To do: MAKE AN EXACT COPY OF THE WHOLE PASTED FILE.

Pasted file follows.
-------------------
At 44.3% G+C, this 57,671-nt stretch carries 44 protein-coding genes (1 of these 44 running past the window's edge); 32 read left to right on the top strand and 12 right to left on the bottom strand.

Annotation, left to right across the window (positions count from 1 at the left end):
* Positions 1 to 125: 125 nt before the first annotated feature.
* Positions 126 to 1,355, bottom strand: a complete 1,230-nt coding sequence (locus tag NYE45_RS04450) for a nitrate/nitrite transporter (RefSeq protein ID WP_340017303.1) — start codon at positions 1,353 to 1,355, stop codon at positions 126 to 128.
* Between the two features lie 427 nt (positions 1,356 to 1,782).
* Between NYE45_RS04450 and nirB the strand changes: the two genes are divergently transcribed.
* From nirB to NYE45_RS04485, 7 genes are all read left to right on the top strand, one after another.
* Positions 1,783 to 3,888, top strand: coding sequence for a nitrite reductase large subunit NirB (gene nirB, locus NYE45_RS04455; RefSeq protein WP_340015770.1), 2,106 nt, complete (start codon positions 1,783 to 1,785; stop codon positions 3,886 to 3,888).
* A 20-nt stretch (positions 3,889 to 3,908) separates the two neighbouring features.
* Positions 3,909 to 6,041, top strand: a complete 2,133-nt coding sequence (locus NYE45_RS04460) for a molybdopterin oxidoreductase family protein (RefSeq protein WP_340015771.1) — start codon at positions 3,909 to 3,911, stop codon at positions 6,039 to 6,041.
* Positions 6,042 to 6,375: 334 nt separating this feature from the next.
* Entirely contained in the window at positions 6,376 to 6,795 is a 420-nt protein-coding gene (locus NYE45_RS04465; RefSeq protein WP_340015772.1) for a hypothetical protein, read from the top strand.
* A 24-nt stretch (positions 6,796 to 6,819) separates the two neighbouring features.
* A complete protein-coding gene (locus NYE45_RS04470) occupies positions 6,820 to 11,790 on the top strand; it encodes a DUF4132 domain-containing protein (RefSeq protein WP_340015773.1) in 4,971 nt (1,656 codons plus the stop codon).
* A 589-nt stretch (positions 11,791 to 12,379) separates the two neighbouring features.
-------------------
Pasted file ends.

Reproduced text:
At 44.3% G+C, this 57,671-nt stretch carries 44 protein-coding genes (1 of these 44 running past the window's edge); 32 read left to right on the top strand and 12 right to left on the bottom strand.

Annotation, left to right across the window (positions count from 1 at the left end):
* Positions 1 to 125: 125 nt before the first annotated feature.
* Positions 126 to 1,355, bottom strand: a complete 1,230-nt coding sequence (locus tag NYE45_RS04450) for a nitrate/nitrite transporter (RefSeq protein ID WP_340017303.1) — start codon at positions 1,353 to 1,355, stop codon at positions 126 to 128.
* Between the two features lie 427 nt (positions 1,356 to 1,782).
* Between NYE45_RS04450 and nirB the strand changes: the two genes are divergently transcribed.
* From nirB to NYE45_RS04485, 7 genes are all read left to right on the top strand, one after another.
* Positions 1,783 to 3,888, top strand: coding sequence for a nitrite reductase large subunit NirB (gene nirB, locus NYE45_RS04455; RefSeq protein WP_340015770.1), 2,106 nt, complete (start codon positions 1,783 to 1,785; stop codon positions 3,886 to 3,888).
* A 20-nt stretch (positions 3,889 to 3,908) separates the two neighbouring features.
* Positions 3,909 to 6,041, top strand: a complete 2,133-nt coding sequence (locus NYE45_RS04460) for a molybdopterin oxidoreductase family protein (RefSeq protein WP_340015771.1) — start codon at positions 3,909 to 3,911, stop codon at positions 6,039 to 6,041.
* Positions 6,042 to 6,375: 334 nt separating this feature from the next.
* Entirely contained in the window at positions 6,376 to 6,795 is a 420-nt protein-coding gene (locus NYE45_RS04465; RefSeq protein WP_340015772.1) for a hypothetical protein, read from the top strand.
* A 24-nt stretch (positions 6,796 to 6,819) separates the two neighbouring features.
* A complete protein-coding gene (locus NYE45_RS04470) occupies positions 6,820 to 11,790 on the top strand; it encodes a DUF4132 domain-containing protein (RefSeq protein WP_340015773.1) in 4,971 nt (1,656 codons plus the stop codon).
* A 589-nt stretch (positions 11,791 to 12,379) separates the two neighbouring features.